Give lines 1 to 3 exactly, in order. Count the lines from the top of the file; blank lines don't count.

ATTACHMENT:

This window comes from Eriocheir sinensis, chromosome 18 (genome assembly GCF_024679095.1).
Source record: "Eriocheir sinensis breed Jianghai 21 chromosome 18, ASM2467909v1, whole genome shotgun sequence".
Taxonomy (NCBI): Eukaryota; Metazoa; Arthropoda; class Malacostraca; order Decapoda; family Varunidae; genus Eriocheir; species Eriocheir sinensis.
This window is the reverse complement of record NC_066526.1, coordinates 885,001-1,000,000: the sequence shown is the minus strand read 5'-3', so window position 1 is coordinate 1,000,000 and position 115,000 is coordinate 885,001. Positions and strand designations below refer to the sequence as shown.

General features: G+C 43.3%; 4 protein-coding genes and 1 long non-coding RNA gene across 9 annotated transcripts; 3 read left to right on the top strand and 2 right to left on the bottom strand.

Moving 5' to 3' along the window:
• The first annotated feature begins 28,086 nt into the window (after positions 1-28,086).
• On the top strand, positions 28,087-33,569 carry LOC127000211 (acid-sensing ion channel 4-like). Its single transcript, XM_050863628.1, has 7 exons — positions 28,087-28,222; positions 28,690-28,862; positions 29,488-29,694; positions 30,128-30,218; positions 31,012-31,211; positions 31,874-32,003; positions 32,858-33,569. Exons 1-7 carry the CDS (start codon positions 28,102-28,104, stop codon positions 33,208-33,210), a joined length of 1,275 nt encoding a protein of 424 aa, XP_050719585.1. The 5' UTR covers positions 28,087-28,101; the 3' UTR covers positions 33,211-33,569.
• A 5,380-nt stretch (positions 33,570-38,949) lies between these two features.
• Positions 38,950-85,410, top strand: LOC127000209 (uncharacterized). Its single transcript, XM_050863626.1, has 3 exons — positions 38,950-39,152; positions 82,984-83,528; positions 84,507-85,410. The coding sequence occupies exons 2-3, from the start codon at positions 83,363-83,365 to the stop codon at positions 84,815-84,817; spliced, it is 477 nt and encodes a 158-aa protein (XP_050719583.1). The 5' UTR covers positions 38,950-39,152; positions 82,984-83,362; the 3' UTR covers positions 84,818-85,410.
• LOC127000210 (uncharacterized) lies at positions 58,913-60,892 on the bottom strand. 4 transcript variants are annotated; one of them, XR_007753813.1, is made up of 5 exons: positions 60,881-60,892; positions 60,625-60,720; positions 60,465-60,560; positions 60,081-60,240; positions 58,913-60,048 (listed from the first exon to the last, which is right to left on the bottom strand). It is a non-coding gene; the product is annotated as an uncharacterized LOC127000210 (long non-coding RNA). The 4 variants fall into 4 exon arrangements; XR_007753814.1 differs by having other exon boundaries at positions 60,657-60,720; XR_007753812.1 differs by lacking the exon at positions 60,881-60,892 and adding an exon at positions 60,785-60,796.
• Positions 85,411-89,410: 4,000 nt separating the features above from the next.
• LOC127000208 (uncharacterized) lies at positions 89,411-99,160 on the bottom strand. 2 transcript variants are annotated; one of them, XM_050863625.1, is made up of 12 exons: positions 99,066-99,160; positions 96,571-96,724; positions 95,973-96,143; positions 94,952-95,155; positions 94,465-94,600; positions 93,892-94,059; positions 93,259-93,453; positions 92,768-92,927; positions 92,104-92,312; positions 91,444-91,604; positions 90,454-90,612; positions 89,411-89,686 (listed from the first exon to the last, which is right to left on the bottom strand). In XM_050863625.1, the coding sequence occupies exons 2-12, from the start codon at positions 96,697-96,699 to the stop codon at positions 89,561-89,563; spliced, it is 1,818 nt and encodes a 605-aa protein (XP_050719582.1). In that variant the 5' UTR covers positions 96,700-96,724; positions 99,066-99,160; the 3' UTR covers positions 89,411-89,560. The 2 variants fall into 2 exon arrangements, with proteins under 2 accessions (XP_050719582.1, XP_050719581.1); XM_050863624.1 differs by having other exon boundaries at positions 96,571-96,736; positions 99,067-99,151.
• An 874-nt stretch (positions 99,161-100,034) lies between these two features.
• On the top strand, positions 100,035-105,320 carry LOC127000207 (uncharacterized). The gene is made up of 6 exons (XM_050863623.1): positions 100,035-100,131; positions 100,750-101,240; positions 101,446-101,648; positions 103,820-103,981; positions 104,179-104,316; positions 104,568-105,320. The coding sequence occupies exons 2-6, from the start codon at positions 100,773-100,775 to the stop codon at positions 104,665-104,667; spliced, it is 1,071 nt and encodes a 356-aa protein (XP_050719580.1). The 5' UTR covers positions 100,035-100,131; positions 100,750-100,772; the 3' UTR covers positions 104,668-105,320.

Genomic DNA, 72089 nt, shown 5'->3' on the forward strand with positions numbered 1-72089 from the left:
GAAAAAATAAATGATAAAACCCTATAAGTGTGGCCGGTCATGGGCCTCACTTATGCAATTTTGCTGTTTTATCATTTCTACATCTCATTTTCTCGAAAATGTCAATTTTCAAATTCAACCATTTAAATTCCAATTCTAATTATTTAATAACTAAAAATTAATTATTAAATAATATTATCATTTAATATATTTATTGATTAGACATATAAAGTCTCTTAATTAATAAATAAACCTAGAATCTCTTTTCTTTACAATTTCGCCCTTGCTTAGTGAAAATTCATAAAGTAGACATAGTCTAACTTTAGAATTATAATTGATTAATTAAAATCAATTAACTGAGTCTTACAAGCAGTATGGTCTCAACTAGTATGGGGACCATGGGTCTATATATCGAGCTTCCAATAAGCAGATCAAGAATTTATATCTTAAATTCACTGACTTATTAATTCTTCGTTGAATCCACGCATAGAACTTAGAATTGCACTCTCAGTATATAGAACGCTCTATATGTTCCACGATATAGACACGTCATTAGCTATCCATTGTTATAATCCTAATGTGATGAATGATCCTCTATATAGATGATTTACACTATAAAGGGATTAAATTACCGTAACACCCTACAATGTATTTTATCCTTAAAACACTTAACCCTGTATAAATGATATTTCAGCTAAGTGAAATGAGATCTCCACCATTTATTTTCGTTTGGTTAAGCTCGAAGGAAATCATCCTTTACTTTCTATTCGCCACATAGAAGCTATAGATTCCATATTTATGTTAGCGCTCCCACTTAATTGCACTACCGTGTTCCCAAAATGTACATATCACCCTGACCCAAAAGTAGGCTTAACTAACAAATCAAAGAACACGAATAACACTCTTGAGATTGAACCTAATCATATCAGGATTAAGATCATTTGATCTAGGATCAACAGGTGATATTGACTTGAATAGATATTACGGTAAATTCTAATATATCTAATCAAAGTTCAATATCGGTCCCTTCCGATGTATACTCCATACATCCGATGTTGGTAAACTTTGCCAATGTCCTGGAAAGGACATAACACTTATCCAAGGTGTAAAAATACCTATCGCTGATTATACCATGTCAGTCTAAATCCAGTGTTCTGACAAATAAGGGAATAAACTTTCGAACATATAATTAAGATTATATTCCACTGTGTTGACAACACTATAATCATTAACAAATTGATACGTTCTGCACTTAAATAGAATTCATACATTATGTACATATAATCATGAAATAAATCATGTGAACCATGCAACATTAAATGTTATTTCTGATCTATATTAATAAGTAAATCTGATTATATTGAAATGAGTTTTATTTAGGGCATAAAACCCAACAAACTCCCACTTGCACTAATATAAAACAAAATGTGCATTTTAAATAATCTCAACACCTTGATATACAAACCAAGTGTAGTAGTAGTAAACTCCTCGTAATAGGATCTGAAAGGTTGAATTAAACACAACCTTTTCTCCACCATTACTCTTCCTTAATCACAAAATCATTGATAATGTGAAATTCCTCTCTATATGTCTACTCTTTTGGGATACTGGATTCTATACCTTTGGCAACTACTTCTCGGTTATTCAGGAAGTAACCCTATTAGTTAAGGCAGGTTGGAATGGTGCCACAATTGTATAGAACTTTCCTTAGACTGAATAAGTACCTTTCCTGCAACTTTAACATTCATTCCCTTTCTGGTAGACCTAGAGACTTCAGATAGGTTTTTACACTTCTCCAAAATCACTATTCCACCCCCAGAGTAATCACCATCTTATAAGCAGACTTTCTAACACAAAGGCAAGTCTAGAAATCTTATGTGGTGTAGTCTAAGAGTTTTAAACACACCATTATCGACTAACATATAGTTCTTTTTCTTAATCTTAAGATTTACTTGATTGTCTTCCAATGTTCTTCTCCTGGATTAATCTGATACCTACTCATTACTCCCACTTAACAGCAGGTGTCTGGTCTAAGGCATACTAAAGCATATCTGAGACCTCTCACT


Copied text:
This window comes from Eriocheir sinensis, chromosome 18 (genome assembly GCF_024679095.1).
Source record: "Eriocheir sinensis breed Jianghai 21 chromosome 18, ASM2467909v1, whole genome shotgun sequence".
Taxonomy (NCBI): Eukaryota; Metazoa; Arthropoda; class Malacostraca; order Decapoda; family Varunidae; genus Eriocheir; species Eriocheir sinensis.